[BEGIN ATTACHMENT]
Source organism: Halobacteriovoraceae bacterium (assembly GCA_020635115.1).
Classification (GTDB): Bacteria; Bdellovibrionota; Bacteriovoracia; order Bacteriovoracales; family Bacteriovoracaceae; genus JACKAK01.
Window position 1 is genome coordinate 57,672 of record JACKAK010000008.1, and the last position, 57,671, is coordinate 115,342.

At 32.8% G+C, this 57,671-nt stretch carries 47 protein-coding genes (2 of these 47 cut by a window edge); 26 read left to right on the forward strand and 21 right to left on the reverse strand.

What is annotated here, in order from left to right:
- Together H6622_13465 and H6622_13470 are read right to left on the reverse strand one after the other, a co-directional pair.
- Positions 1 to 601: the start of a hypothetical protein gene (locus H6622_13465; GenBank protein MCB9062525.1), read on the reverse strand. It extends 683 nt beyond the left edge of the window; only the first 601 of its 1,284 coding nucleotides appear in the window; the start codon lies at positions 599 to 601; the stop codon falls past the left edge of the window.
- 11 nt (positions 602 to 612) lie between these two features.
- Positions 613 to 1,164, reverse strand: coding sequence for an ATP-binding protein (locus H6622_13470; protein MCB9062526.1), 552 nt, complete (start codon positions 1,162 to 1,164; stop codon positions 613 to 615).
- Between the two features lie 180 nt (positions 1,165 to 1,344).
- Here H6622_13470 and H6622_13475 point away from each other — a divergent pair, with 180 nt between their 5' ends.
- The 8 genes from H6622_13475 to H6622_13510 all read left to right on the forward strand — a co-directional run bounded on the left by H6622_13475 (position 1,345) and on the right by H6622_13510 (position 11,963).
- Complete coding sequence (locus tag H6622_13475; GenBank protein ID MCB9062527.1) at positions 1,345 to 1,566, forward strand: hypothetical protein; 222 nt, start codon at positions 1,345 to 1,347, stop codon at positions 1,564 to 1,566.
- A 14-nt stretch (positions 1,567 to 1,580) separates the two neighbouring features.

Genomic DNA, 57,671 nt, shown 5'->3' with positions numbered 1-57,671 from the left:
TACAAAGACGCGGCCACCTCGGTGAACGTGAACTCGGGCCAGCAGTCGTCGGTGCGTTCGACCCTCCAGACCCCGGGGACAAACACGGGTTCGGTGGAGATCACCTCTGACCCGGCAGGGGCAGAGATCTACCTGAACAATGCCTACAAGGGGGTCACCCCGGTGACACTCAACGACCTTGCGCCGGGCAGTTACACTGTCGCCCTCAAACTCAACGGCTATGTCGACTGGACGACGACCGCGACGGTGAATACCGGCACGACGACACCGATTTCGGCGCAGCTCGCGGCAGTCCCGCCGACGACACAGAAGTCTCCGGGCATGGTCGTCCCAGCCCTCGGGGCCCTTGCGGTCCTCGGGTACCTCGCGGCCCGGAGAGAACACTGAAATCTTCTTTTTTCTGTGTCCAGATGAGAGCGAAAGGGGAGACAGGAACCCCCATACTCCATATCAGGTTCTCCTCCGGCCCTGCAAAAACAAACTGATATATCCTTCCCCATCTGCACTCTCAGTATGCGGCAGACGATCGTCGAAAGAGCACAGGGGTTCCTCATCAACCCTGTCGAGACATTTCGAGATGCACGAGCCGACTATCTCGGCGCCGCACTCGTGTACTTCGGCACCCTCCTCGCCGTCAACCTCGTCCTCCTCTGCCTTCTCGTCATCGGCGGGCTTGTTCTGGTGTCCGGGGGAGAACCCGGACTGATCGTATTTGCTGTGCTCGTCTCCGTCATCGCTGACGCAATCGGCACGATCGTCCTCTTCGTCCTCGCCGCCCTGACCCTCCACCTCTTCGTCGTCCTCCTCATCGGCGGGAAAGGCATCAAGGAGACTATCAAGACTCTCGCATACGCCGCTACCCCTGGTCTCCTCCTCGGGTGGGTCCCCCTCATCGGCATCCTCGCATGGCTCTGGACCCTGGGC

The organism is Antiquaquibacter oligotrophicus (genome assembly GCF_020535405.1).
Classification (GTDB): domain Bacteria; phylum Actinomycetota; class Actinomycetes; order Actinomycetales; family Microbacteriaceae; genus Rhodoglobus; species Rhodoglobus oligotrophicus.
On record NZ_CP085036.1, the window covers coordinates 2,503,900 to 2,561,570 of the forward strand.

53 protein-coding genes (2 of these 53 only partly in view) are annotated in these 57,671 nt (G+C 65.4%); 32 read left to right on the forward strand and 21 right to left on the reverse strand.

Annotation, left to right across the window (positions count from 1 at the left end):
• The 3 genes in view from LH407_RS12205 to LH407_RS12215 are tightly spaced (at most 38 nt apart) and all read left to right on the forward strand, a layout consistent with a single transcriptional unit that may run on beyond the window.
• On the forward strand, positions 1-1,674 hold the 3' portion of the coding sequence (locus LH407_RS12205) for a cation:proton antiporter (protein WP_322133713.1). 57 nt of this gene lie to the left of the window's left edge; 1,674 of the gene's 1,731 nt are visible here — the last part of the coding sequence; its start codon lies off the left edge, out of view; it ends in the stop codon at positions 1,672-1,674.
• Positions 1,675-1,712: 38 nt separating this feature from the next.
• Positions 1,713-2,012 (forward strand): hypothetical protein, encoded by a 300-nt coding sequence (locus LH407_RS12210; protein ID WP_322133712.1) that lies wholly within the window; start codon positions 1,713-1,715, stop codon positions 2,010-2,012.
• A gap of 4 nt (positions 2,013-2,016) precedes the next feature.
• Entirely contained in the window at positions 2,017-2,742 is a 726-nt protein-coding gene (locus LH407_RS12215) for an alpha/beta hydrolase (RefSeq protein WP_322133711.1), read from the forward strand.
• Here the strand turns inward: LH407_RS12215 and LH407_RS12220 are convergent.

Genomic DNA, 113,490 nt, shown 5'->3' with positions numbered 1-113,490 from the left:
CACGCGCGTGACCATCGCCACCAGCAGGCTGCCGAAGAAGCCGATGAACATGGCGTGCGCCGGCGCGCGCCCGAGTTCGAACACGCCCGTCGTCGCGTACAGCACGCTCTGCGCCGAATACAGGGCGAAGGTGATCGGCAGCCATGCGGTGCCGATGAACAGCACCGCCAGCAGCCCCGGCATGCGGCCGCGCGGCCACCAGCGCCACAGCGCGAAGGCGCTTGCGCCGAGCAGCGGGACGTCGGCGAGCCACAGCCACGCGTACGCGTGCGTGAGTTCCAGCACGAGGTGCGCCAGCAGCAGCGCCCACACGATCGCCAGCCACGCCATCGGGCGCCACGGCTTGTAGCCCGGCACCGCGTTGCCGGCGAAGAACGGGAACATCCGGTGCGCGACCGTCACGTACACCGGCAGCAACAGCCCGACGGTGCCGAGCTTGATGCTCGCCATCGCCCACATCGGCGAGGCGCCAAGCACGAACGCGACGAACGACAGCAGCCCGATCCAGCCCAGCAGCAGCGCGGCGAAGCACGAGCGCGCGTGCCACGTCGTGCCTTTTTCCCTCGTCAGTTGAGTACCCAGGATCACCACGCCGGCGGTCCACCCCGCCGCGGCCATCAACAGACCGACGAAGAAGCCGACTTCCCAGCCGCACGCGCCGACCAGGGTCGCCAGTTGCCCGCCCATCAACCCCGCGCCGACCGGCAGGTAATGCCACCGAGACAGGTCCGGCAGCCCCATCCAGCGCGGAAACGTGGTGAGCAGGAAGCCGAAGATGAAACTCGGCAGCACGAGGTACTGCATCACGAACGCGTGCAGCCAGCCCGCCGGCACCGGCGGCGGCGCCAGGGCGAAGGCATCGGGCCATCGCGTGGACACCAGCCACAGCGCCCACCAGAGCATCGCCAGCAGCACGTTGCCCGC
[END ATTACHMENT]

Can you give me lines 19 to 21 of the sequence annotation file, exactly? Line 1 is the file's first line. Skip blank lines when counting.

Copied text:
On record NZ_CP085036.1, the window covers coordinates 2,503,900 to 2,561,570 of the forward strand.

53 protein-coding genes (2 of these 53 only partly in view) are annotated in these 57,671 nt (G+C 65.4%); 32 read left to right on the forward strand and 21 right to left on the reverse strand.

Annotation, left to right across the window (positions count from 1 at the left end):